pastorjohnb

Thoughts and musings on faith and our mighty God!


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Love Well

Reading: Psalm 66: 1-12

Verses 8 and 9: “Praise our God, O peoples… for he has preserved our lives and kept our feet from slipping”.

Psalm 66 is a song of praise to the Lord. It recognizes some of God’s mighty acts on behalf of the people of Israel. It speaks of how God has refined the people too. There is a corporate feel to the Psalm. But there is also a personal feel. Often when visiting the older members of our congregation, they express gratitude that God has granted them one more day. That spirit also exists in the Psalm.

Many will come to worship in an attitude of gratitude. They enter the sacred space ready to rejoice and to praise the Lord. But each time we gather for worship some come with burdens or grief to bear. The recent loss of a loved one still stings. The news of cancer or some other illness is still rocking their world. The pressures of school and/or sports feels like a heavy weight upon their shoulders. These folks feel like they are in the refining fire or that the water has risen pretty high in their lives. Some will share their burden or grief yet will still leave with it. They are the ones that really need to hear the story of what God has done and can do. They come to worship seeking a little hope.

In verses eight and nine we read, “Praise our God, O peoples… for he has preserved our lives and kept our feet from slipping”. For most of us, this is where we are. We’ve not always been here though. Because life is life we all can relate to those who question their situation, who question God, who do not feel that they are standing on a solid foundation. Because we have been there, we can provide encouragement and we can offer the hope of Jesus Christ to those with burdens or grief. To know that God is good and to be reminded of God’s love helps them to take one step forward. As people of God, may we love well those that are most in need.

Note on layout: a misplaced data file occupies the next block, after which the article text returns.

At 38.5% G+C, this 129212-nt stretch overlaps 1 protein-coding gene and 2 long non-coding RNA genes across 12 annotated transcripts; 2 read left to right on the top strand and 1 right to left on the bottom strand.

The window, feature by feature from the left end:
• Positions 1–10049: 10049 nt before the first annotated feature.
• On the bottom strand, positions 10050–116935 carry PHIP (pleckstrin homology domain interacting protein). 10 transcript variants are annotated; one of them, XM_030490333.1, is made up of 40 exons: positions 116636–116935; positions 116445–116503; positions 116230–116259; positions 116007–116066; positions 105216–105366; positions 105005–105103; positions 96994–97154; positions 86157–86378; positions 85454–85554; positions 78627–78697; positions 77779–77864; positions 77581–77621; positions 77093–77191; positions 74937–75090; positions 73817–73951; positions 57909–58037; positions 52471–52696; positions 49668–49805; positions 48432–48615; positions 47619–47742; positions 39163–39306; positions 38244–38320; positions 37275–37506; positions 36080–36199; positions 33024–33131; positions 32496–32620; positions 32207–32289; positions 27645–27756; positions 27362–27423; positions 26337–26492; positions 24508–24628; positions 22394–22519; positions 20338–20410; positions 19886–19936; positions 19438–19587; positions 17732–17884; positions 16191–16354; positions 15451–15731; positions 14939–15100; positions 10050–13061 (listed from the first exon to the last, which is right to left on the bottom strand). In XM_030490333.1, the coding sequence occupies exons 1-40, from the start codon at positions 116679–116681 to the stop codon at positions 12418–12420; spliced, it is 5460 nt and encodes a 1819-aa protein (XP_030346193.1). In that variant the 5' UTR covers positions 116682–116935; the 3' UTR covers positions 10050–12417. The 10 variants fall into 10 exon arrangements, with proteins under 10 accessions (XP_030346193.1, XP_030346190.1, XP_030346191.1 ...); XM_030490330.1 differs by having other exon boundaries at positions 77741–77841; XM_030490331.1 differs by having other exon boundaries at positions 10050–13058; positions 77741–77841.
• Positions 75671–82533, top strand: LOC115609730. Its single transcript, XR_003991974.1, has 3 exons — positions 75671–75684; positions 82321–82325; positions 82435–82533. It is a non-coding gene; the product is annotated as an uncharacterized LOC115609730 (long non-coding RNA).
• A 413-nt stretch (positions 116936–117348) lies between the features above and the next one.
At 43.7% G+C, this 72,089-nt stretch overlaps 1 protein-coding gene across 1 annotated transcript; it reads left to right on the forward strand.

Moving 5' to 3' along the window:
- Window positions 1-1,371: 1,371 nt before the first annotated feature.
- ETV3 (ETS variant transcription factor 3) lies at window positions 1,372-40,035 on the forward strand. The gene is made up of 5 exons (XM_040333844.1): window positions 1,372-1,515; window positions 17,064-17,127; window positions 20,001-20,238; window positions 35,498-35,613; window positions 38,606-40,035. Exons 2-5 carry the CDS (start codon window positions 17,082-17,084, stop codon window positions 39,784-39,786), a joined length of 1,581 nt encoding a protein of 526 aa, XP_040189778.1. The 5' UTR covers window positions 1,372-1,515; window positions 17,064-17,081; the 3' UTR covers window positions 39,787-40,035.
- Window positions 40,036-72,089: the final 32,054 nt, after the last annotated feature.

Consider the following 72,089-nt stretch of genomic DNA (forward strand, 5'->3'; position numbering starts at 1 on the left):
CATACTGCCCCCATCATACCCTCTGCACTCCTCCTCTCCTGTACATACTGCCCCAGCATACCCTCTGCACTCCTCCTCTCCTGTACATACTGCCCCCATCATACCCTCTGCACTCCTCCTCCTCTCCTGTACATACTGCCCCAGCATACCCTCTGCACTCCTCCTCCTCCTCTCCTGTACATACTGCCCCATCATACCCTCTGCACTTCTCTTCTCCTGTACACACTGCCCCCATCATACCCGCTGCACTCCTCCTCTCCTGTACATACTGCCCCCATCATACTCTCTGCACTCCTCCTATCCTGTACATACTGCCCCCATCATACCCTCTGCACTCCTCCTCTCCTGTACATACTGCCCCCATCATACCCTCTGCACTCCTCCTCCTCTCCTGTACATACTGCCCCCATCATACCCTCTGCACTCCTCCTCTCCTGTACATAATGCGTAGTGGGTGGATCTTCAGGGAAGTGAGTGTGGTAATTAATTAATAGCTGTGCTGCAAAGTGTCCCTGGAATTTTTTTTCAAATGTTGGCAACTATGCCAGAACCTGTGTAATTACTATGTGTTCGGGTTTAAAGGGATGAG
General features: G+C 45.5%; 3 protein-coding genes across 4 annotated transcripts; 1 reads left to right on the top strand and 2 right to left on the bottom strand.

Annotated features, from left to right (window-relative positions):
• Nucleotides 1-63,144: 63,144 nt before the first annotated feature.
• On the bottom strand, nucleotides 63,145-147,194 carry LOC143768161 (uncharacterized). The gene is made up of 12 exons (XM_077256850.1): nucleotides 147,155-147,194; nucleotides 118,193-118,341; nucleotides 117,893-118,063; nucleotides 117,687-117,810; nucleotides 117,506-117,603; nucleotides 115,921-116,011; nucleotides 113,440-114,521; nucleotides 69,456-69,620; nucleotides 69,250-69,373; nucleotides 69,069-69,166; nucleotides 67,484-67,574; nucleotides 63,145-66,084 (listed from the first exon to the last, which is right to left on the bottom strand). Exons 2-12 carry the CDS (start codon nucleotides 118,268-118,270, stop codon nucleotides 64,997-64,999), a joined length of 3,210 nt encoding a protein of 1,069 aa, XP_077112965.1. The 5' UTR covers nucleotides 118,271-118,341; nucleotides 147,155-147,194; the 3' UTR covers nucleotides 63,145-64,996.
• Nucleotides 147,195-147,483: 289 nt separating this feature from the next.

Prayer: God, you are abundant in your love. Your mercies keep coming, new every morning. My life is the story of “come and see what God has done”. Help me to share that story well, introducing others to what you can and want to do in their lives. Amen.


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Remember

Reading: Joshua 5: 9-12

Verse 10: “The Israelites celebrated the Passover”.

After crossing into the Promised Land, the Israelites set up camp. They have just witnessed another miracle. God led the people through once again. Although at “full flood stage”, the people walked across on dry ground. As soon as all had crossed over, the waters returned to flood stage. They built an altar from 12 stones from the river bed to remember this miracle. Then they set up camp and, “the Israelites celebrated the Passover”. This is another remembrance. The yearly festival is a celebration of how God freed them from captivity as slaves in Egypt and led them out of Egypt.

The Passover is a remembrance of all the details of the time when God acted on behalf of His people. This celebration reminds the people of both the power of God and of His love for them. As children of God we too celebrate and remember experiences and moments when God has acted on our behalf. We remember to remind ourselves of God’s love for us. This is why we celebrate Christmas, Maundy Thursday, Good Friday, Easter, Pentecost… These are powerful movements of God. These reveal God’s love for us. Like the Israelites and Passover, we celebrate these events each and every year. We also have movements of God that we celebrate more frequently. Churches regularly celebrate communion. All of these events that we celebrate remind us of God’s power and of His love for us.

As children of God, we all have personal experiences that also remind us of God’s love and power. Our God is a great God who acts in mighty ways. Some of the time, these are personal. God is involved in the details of our lives. We have moments and experiences when we encounter God in our lives. That night in the balcony at church, that afternoon in the emergency room, that morning atop the mountain, those days in worship. We can all remember times when our God came up close and became intimately personal. We store those away in our hearts and we remember them in our minds.

When were your moments? How has God been up close and personal with you? Take a moment or two to remember and give thanks to the Lord our God.